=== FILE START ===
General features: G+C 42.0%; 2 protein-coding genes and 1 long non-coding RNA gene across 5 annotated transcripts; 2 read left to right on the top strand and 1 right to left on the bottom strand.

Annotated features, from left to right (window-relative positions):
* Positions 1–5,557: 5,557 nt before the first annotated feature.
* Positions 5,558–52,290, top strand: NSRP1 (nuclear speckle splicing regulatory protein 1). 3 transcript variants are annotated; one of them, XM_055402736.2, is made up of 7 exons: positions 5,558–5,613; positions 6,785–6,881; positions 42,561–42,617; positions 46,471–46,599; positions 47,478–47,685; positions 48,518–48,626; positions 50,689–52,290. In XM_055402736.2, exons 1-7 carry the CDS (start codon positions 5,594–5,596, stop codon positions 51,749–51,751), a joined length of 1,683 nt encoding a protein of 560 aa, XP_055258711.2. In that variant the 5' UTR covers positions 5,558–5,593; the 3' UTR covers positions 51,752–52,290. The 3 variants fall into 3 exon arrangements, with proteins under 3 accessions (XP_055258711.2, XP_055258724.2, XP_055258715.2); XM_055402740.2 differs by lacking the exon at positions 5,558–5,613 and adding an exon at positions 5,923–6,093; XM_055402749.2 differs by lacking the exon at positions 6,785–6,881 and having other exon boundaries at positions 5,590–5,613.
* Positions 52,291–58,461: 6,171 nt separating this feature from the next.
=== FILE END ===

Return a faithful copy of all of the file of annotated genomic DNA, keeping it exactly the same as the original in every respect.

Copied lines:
General features: G+C 42.0%; 2 protein-coding genes and 1 long non-coding RNA gene across 5 annotated transcripts; 2 read left to right on the top strand and 1 right to left on the bottom strand.

Annotated features, from left to right (window-relative positions):
* Positions 1–5,557: 5,557 nt before the first annotated feature.
* Positions 5,558–52,290, top strand: NSRP1 (nuclear speckle splicing regulatory protein 1). 3 transcript variants are annotated; one of them, XM_055402736.2, is made up of 7 exons: positions 5,558–5,613; positions 6,785–6,881; positions 42,561–42,617; positions 46,471–46,599; positions 47,478–47,685; positions 48,518–48,626; positions 50,689–52,290. In XM_055402736.2, exons 1-7 carry the CDS (start codon positions 5,594–5,596, stop codon positions 51,749–51,751), a joined length of 1,683 nt encoding a protein of 560 aa, XP_055258711.2. In that variant the 5' UTR covers positions 5,558–5,593; the 3' UTR covers positions 51,752–52,290. The 3 variants fall into 3 exon arrangements, with proteins under 3 accessions (XP_055258711.2, XP_055258724.2, XP_055258715.2); XM_055402740.2 differs by lacking the exon at positions 5,558–5,613 and adding an exon at positions 5,923–6,093; XM_055402749.2 differs by lacking the exon at positions 6,785–6,881 and having other exon boundaries at positions 5,590–5,613.
* Positions 52,291–58,461: 6,171 nt separating this feature from the next.